Proposition One

One thing is certain in Houston: when it rains, it pours. At the polls on November 2, that old adage will take on a special meaning as citizens face a decision to approve funding for drainage and infrastructure improvements, or to say “no” to what some critics say amounts to a “Rain Tax,” similar to the one defeated by petition in 2003.

According to Mayor Annise Parker’s detailed plan, released September 29, Proposition 1 on the ballot would create a “pay-as-you-go” fund, dedicated to improving and maintaining Houston’s streets and drainage system, with a calculated contribution from every commercial, residential and instituti- onal property holder. The fund –– along with developer impact fees, remittances from Metro and an 11.8-cent ad valorem property tax already dedicated to street and drainage projects –– would cover capital improvements, ongoing maintenance and compliance with Federal and State Water Quality Laws through 2032. 

The proposed drainage fee, based on square footage of total “hard areas” within a residential or commercial property, would be fixed for 10 years and require a two-thirds vote by City Council to raise the rate. For properties served by curb-and-gutter streets, the fee would be calculated at $.32 per square foot of total “hard areas,” defined as impervious paved surfaces and the concrete slab forming the footprint of a building. For properties along “open-ditch” streets, the fee would be calculated at $.26 per square foot.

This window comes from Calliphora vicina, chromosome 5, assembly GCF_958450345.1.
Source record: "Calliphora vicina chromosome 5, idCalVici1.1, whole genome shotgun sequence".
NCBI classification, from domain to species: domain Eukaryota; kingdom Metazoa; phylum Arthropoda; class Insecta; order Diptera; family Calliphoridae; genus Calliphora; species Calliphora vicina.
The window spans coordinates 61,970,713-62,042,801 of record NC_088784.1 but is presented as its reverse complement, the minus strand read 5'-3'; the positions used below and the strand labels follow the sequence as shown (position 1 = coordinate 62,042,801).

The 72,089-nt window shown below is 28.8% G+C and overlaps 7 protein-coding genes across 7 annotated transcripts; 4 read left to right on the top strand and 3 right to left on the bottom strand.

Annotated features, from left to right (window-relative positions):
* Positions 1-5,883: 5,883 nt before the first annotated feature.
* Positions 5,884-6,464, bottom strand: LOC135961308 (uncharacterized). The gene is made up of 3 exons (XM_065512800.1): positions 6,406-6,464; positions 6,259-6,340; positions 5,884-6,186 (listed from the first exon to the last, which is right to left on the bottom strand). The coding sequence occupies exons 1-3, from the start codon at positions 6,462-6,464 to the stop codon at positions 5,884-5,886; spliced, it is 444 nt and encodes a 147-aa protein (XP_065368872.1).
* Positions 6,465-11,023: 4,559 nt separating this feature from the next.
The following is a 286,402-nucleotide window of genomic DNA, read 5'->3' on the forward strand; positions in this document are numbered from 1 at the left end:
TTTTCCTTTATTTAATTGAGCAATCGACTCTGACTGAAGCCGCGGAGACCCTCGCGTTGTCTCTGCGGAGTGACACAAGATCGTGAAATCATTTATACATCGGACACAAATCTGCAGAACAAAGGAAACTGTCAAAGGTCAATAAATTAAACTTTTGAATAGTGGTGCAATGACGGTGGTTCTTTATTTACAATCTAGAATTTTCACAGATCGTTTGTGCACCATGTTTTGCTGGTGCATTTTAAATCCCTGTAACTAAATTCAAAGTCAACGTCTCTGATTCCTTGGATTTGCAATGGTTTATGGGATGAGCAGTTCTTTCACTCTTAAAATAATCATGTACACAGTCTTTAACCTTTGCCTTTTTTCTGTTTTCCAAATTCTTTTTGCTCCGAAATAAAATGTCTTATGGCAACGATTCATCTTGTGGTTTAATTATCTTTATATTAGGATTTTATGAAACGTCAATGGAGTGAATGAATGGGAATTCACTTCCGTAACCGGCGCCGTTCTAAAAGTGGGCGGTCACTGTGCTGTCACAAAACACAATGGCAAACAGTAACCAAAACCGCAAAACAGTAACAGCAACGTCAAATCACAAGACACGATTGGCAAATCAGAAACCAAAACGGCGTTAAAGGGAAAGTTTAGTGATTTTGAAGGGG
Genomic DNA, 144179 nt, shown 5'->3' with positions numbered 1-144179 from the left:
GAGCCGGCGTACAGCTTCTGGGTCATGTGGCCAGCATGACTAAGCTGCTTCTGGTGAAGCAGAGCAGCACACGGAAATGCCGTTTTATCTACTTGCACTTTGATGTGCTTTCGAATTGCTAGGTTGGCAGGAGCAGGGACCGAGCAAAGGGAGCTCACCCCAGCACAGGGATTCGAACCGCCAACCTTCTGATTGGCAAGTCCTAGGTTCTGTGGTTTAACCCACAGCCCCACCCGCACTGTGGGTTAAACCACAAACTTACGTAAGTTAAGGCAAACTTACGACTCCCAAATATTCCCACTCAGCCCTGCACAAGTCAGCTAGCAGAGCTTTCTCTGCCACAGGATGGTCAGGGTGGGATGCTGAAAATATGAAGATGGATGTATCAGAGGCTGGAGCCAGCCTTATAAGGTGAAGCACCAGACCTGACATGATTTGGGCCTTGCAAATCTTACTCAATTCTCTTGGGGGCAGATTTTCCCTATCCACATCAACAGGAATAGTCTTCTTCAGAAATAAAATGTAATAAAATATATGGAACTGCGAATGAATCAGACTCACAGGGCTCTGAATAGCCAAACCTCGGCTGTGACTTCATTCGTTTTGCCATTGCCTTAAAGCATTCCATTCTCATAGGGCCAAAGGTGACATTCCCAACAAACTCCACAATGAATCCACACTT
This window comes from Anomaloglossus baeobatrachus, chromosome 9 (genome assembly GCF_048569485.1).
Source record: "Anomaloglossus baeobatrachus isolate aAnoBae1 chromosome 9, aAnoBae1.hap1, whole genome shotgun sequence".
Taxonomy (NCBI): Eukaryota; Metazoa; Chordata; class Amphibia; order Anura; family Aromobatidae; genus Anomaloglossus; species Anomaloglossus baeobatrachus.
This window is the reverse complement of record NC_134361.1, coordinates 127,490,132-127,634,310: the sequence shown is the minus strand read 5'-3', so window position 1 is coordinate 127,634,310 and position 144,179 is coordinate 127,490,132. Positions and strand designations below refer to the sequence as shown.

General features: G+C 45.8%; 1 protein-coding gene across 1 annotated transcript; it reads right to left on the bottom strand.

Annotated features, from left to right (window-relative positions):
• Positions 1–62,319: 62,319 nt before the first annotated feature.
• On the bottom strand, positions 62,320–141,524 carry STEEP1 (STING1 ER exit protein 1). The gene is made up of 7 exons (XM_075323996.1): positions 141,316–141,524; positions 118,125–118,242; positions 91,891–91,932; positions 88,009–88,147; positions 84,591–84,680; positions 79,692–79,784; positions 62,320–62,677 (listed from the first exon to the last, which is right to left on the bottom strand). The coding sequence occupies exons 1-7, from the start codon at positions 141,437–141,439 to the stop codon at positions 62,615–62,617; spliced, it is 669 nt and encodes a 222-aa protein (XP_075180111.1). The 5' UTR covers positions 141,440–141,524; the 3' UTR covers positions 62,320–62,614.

The plan details the example of a typical homeowner with a 5,000-square-foot lot encompassing a 1,900-square-foot house and garage. This homeowner would pay either $4.12 or $5.07 a month, depending on the type of drainage system within the neighborhood, or an estimated an annual fee of $49.44 or $60.84.

“Hard areas” for each property would be calculated using Harris County Appraisal District data, Geographical Information System (GIS) data and other publicly available mapping systems, such as Google Earth. An online verification system and an appeals process through a neutral body would be implemented to resolve disputed calculations. The proposed plan (detailed on www.voteforprop1.com), has garnered the support of a number of neighborhood, civic and homeowners’ associations, and an endorsement from The Houston Chronicle, as well as Councilmembers Melissa Noriega and Stephen Costello and Harris County Constable Victor Trevino.

Opponents of Proposition 1 (www.stopprop1.com) point to a number of flaws, including the lack of exemptions for school districts, churches and charitable organizations. They claim the proposed “Rain Tax” would cost those organizations $520 per acre, or potentially $7,000 to $20,000 a year. “This is effectively a property tax –– except in name only,” said former Harris County Tax Assessor Paul Bettencourt. “And, unlike most property taxes where charities, schools, churches and even homeowners over 65 have an exemption, or at least, great protection, in this case they have none.”

“Proponents have been calling it a ‘lock box’ because all the money going into it will go for drainage. The problem is that it’s a lock box without a top because there is no limit to the fee they can charge,” he said. “This is the worst way to write a fee or a new tax. I think taxpayers should have some definition of what the maximum charge is. It’s as wide open a blank check as you can ask for.”